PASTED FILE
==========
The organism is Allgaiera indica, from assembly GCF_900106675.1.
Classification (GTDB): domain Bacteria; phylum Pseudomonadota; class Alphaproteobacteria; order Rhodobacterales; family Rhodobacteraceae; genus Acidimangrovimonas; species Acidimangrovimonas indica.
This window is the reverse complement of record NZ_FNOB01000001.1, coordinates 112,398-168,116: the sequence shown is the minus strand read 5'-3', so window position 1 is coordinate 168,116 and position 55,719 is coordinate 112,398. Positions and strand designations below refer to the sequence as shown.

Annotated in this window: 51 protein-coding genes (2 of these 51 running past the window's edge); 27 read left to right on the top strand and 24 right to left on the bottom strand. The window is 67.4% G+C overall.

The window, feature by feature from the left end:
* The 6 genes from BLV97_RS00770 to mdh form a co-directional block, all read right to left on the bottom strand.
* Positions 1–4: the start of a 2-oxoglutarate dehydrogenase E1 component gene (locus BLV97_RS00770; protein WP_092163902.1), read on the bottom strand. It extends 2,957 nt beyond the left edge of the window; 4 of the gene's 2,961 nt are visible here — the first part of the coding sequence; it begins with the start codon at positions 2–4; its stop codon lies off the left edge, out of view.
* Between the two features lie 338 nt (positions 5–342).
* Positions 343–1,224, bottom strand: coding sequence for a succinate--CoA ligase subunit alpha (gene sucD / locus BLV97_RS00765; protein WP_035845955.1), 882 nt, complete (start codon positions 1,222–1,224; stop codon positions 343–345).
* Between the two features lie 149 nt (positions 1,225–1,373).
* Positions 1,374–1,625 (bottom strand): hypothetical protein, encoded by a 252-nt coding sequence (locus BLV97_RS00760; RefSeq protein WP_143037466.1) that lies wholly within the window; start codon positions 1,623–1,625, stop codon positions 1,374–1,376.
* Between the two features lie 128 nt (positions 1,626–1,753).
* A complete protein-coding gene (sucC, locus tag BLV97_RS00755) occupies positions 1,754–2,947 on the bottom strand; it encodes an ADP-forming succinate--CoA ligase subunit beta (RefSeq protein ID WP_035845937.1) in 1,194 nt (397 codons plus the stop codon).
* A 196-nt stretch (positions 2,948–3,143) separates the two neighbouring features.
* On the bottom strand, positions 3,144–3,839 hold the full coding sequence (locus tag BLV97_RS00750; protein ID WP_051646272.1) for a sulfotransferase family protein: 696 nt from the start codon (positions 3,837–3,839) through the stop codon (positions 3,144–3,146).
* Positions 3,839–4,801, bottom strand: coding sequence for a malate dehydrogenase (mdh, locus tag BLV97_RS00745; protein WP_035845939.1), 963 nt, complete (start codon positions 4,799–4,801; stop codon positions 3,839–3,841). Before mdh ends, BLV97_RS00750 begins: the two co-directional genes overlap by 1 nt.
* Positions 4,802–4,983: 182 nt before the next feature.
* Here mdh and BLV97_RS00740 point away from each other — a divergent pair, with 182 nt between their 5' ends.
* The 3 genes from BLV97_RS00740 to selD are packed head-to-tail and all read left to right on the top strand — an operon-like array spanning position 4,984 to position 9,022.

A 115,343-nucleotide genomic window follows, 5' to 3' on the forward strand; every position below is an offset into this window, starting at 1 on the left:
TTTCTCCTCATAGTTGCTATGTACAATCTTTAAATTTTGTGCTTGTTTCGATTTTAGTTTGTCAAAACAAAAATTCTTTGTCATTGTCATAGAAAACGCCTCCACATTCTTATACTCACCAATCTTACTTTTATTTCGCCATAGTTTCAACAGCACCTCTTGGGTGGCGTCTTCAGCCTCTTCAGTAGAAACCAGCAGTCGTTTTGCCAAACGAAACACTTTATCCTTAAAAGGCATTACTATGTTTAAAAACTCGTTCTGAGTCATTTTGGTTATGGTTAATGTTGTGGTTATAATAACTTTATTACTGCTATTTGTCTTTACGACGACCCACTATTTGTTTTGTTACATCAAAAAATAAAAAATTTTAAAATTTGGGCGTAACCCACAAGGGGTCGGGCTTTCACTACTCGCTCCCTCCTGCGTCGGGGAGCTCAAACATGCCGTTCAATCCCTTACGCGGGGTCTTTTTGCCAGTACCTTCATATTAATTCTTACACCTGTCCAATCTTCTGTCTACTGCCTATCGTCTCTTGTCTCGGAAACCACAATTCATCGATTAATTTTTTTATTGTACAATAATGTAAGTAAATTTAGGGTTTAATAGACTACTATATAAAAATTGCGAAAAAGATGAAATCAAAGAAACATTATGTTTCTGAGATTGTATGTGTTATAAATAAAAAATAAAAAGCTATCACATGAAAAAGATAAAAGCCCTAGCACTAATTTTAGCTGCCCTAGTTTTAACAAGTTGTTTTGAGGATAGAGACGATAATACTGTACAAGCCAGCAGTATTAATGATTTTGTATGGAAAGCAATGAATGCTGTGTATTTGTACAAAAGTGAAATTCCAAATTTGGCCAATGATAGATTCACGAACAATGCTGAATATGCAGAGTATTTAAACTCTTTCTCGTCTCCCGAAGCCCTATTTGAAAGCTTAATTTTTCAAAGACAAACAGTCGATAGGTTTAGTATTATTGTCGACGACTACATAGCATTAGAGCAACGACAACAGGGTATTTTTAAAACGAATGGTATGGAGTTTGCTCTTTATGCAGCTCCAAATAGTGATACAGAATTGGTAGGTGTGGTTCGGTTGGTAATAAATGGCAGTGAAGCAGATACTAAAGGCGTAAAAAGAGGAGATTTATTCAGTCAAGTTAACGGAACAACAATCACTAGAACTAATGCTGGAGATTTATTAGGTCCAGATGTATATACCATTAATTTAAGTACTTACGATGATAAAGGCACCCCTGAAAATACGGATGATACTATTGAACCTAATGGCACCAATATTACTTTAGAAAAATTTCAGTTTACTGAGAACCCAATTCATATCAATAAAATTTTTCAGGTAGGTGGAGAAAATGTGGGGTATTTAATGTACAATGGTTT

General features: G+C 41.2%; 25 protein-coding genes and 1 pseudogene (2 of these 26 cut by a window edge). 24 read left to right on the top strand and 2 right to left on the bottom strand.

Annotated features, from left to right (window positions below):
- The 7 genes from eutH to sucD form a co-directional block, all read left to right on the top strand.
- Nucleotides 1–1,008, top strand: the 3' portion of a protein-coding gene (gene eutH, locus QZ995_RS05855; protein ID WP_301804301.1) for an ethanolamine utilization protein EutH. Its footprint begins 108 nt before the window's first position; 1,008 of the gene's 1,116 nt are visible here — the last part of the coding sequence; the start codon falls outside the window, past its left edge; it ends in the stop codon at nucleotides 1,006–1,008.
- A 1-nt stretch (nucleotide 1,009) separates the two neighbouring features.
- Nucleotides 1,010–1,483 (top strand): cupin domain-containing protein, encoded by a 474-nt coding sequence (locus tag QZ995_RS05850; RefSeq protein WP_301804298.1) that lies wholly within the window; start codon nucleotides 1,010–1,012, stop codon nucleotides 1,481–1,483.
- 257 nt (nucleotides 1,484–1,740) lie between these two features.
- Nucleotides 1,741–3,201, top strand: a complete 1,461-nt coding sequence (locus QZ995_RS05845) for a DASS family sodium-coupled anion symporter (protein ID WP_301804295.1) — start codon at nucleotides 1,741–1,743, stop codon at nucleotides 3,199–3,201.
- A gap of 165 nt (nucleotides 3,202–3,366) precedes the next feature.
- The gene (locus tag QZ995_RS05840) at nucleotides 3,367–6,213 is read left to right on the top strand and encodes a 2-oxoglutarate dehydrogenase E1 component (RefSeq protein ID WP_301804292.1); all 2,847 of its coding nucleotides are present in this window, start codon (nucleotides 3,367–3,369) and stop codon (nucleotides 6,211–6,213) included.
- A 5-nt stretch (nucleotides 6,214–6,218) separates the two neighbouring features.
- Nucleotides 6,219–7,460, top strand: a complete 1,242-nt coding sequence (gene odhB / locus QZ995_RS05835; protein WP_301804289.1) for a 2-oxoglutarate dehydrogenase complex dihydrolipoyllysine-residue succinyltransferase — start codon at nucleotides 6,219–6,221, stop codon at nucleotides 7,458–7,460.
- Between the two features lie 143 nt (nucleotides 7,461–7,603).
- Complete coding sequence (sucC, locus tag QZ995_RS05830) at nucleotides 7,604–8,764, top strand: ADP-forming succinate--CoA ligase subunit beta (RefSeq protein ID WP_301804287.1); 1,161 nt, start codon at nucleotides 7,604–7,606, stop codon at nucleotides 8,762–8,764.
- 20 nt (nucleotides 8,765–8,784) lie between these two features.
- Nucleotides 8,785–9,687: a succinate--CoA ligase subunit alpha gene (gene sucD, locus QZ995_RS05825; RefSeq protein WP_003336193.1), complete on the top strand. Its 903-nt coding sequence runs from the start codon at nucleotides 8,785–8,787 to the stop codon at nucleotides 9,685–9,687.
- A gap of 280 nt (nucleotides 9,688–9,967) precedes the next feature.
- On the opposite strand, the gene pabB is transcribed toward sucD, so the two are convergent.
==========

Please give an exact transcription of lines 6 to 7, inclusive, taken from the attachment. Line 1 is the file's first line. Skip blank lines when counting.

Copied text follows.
* The 6 genes from BLV97_RS00770 to mdh form a co-directional block, all read right to left on the bottom strand.
* Positions 1–4: the start of a 2-oxoglutarate dehydrogenase E1 component gene (locus BLV97_RS00770; protein WP_092163902.1), read on the bottom strand. It extends 2,957 nt beyond the left edge of the window; 4 of the gene's 2,961 nt are visible here — the first part of the coding sequence; it begins with the start codon at positions 2–4; its stop codon lies off the left edge, out of view.